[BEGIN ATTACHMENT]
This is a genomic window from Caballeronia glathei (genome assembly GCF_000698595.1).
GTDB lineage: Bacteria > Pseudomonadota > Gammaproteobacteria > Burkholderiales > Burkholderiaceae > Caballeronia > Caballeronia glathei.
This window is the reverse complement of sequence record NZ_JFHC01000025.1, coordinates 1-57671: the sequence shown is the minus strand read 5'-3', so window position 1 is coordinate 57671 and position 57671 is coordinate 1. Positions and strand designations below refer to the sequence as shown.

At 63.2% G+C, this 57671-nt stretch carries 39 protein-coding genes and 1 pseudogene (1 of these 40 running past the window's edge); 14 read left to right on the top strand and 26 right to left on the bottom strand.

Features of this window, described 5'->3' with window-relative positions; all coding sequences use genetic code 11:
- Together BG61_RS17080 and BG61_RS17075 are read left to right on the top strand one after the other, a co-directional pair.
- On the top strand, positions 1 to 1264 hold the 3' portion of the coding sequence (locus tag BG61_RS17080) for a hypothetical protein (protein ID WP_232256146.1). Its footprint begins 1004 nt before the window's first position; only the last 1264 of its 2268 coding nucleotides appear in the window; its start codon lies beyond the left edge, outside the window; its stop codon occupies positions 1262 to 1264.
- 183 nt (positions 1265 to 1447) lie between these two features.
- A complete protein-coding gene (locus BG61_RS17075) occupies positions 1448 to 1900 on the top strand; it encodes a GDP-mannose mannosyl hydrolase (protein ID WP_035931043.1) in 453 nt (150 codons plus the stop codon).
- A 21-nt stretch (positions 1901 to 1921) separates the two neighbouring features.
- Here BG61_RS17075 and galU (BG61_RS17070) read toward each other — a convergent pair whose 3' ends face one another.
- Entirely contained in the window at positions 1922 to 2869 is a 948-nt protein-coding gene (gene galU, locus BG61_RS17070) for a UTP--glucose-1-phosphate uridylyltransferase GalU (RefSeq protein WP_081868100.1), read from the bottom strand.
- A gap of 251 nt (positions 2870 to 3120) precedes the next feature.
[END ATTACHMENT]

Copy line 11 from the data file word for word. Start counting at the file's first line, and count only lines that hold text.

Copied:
- Here BG61_RS17075 and galU (BG61_RS17070) read toward each other — a convergent pair whose 3' ends face one another.